Much of the park’s street furniture is recycled. Benches are crafted from wood rescued from a carefully deconstructed cold storage warehouse that was onsite, fences are higher-toned versions of standard chain link interspersed with I-beams, and a stone staircase that leads down to the river is made from granite that once clad the Willis Avenue Bridge over the Harlem River.
Even in the park’s more ‘natural’ features, reuse and reclamation is extensive. Throughout this 1.5-acre space, manmade hills masterfully relieve its flatness and add “eight distinct rooms,” says Urbanski. Marvels of swooping and dipping terrain, the hills — made of rock being bored from a new tunnel beneath Grand Central Station — reveal glimpses of the silvery skyscrapers across the way.
The space’s verdant lawns don’t feel too manicured, tempered by the presence of rough and active water life: from salt marshes to tidal pools to the river’s edge itself, which spills oh-so-close to the park.
“This park, as opposed to Hudson River Park, is all about a very deliberate and conscious engagement with the water,” Urbanski says.
A series of water gardens extend that motif, while conforming to the park’s multitude of sustainable aspects, as well. They’re part of an elaborate water harvesting system, for example, that Urbanski claims will supplement 80 percent of the landscape’s irrigation needs.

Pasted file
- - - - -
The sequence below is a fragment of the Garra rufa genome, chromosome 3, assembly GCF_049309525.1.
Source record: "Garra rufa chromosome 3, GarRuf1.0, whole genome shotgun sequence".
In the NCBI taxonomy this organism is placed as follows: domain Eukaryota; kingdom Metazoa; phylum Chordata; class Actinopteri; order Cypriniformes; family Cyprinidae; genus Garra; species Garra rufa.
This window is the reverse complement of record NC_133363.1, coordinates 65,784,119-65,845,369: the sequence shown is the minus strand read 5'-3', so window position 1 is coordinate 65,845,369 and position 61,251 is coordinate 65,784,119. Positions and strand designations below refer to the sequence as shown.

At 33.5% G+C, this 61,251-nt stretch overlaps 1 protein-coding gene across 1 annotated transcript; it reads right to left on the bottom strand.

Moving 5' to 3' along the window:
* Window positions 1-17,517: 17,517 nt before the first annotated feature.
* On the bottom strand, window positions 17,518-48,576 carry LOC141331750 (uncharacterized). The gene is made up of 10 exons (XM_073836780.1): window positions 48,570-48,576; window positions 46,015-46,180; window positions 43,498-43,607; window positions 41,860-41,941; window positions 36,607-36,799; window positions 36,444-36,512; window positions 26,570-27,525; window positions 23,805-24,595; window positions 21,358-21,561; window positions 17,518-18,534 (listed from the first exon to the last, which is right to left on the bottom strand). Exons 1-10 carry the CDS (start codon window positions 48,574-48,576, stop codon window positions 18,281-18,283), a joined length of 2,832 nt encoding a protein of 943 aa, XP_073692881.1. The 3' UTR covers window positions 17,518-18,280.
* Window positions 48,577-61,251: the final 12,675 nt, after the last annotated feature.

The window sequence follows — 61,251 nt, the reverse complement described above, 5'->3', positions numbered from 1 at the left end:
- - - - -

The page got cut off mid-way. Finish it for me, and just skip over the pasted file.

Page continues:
Each of the piers has specific uses planned, although until funding is in place, work on them is stalled. Pier 2, for example, has steel-framed pavilions that will be repurposed as shade structures with porch swings and an inline skating area. Later this summer, its uplands will open, extending Pier 1’s esplanade and offering a boat launch for kayak and other non-motorized boats.
Pier 5 — scheduled to open in 2012 — will contain three full-sized soccer fields. Parts of Pier 6, the pier farthest to the south, open next month, and will feature a series of tot lots and jungle gyms that in their nods to the “adventure playgrounds” of yesteryear seem to have taken a step back from the overly-rubbery playgrounds preferred by today’s stroller set.
The scope is indeed amazing, and it’s hard to visualize all of these uses occurring at once, even in New York.
It makes our two pier-related projects seem small. Then again, it makes them seem exciting and eminently do-able. Van Valkenburgh, whose firm bid on Race Street and lost to James Corner Field Operations (the designers of Manhattan’s High Line), says that while piers present special challenges to landscape architects, there’s also an invigorating sense of possibility in these limitations.
“The weight restrictions and the clear size boundaries can be burdens or they can be opportunities to roll up your sleeves and be innovative,” he says. “One of the best aspects of this kind of design is that of borrowed landscape,” he continues. “We’re creating parks that are surrounded by large vistas of water. There’s a majesty and expansiveness that just makes you want to take a deep breath.
“My favorite part of urban parks are the lines between the city and the park, the edges,” he concludes. “With a pier park, there’s almost a surrealism, a blurring of those edges. And that’s extremely appealing.”
Contact JoAnn Greco at www.joanngreco.com
Check out her new online magazine, TheCityTraveler at www.thecitytraveler.com